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October 3, 2001

Relationship of Physician Volume to Mortality After Acute Myocardial Infarction

Author Affiliations

Stephen J.LurieMD, PhD, Senior EditorIndividualAuthorJody W.ZylkeMD, Contributing EditorIndividualAuthor

JAMA. 2001;286(13):1574-1575. doi:10.1001/jama.286.13.1573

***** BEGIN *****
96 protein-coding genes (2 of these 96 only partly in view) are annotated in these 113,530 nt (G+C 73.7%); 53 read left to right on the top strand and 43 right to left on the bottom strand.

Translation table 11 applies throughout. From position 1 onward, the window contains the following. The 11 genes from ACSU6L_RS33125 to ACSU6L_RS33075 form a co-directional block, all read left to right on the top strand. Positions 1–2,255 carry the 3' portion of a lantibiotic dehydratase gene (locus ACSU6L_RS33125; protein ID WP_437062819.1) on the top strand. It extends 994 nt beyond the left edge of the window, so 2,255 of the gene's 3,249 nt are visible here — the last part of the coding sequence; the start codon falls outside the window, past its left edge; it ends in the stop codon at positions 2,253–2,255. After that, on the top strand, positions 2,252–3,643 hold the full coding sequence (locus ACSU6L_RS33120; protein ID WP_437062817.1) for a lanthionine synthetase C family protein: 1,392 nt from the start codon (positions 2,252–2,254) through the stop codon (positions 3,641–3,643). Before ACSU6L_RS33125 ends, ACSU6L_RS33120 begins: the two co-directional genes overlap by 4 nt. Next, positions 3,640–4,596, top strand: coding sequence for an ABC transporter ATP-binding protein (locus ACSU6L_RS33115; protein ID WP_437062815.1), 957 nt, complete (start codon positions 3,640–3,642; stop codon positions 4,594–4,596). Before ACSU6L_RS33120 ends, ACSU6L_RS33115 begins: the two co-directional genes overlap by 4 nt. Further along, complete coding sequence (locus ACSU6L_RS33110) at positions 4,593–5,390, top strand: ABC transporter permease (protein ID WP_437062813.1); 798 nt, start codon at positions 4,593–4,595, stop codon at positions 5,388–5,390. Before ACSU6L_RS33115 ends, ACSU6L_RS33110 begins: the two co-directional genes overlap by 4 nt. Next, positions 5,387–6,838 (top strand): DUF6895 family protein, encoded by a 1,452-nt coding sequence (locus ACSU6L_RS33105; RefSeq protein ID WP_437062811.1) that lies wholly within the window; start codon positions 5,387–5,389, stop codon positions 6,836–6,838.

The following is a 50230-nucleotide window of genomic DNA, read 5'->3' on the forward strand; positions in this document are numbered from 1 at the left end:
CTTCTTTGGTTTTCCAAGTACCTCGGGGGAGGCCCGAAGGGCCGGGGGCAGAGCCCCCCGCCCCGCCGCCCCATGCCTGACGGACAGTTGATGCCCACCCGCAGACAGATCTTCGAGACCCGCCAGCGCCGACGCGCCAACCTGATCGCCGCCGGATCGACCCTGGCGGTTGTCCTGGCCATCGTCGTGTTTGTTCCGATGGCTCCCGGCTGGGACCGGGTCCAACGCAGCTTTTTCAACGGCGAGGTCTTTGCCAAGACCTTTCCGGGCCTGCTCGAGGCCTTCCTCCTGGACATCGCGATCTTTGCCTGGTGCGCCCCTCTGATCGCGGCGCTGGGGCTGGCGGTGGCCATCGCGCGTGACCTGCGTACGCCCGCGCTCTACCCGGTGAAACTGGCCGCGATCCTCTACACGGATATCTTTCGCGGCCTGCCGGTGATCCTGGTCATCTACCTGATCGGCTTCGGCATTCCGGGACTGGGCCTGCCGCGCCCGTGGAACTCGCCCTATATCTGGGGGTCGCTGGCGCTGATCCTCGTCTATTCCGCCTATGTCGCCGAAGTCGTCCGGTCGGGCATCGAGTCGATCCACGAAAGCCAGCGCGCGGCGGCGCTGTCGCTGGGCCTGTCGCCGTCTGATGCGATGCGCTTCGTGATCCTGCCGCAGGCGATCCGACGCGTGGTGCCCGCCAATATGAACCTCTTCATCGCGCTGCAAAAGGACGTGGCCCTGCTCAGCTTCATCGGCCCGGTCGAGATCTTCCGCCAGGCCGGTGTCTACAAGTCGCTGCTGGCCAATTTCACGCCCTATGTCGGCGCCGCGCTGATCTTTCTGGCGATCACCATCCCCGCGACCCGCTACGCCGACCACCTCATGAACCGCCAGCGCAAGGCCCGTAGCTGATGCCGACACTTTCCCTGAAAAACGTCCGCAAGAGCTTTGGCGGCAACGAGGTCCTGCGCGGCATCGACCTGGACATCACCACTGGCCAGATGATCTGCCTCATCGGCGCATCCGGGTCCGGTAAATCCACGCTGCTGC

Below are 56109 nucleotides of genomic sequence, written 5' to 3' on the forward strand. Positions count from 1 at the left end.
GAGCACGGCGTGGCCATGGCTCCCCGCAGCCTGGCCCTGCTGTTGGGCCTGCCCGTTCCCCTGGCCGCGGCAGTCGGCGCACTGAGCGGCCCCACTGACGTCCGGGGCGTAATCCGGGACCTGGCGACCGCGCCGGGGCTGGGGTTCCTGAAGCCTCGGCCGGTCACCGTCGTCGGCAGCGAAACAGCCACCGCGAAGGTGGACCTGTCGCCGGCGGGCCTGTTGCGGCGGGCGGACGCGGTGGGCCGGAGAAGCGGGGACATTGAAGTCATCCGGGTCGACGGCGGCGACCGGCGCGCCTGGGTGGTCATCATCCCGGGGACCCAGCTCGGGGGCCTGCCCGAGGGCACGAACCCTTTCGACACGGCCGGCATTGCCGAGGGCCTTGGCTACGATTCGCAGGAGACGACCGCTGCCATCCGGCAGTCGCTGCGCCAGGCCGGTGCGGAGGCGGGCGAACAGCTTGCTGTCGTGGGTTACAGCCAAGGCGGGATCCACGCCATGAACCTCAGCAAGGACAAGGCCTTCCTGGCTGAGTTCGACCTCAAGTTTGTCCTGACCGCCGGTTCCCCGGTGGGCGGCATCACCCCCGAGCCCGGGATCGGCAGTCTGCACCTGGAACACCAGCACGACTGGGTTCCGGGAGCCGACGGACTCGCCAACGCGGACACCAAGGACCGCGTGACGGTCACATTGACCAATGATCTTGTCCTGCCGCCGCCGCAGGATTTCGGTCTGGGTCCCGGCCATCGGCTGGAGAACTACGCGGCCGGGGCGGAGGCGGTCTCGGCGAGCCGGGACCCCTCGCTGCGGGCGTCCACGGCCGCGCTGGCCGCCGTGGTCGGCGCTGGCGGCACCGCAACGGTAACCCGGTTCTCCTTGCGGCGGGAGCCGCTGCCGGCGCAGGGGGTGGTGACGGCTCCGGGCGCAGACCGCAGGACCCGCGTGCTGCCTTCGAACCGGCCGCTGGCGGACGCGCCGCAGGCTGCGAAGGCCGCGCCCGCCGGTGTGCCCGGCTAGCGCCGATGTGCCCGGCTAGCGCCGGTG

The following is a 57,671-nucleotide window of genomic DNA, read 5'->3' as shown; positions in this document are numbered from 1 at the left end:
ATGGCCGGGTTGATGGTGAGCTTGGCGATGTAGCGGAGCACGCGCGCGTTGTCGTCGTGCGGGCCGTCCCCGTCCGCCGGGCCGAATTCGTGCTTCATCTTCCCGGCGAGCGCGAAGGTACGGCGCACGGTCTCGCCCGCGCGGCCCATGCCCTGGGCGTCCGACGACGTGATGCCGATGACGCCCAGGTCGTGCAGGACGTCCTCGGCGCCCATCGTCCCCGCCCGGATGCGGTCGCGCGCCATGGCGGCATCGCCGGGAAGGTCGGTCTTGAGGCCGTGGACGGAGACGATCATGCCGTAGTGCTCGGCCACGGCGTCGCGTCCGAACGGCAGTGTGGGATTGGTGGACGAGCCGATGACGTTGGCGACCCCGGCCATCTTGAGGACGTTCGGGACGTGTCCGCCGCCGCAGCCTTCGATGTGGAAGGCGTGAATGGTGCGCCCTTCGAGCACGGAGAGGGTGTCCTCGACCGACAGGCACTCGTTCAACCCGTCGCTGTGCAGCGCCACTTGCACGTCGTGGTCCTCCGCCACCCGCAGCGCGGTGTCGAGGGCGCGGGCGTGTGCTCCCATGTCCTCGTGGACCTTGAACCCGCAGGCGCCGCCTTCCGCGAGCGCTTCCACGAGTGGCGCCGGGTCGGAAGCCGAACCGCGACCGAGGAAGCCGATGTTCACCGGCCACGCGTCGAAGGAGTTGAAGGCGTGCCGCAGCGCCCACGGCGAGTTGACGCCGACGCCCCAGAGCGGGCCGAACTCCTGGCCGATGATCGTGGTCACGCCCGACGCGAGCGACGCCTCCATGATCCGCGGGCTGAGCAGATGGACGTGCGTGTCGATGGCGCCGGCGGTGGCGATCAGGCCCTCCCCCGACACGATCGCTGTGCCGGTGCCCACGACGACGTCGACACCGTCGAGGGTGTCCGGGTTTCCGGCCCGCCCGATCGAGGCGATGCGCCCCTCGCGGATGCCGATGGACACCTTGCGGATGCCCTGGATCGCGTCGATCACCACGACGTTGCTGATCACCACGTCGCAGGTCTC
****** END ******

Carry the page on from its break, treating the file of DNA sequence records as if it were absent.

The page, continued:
To the Editor: Dr Tu and colleagues1 reported that mortality following acute myocardial infarction (AMI) was related to the volume of similar patients treated by the physician. Their recommendation that "shifting the care of more AMI patients to a smaller number of high volume physicians could potentially result in a significant decrease in the number of AMI deaths that occur each year," is not justified. Patients with physicians who saw over 24 cases a year had lower 30-day and 1-year mortality but this may reflect favorable selection bias. Physicians who cared for only 1 to 5 cases of AMI per year had higher mortality but their patients also had higher comorbidity (increased age, acute and chronic renal failure, diabetes, stroke, cancer, and congestive heart failure). Unfortunately, selection bias is not adequately handled by multivariate regression analyses.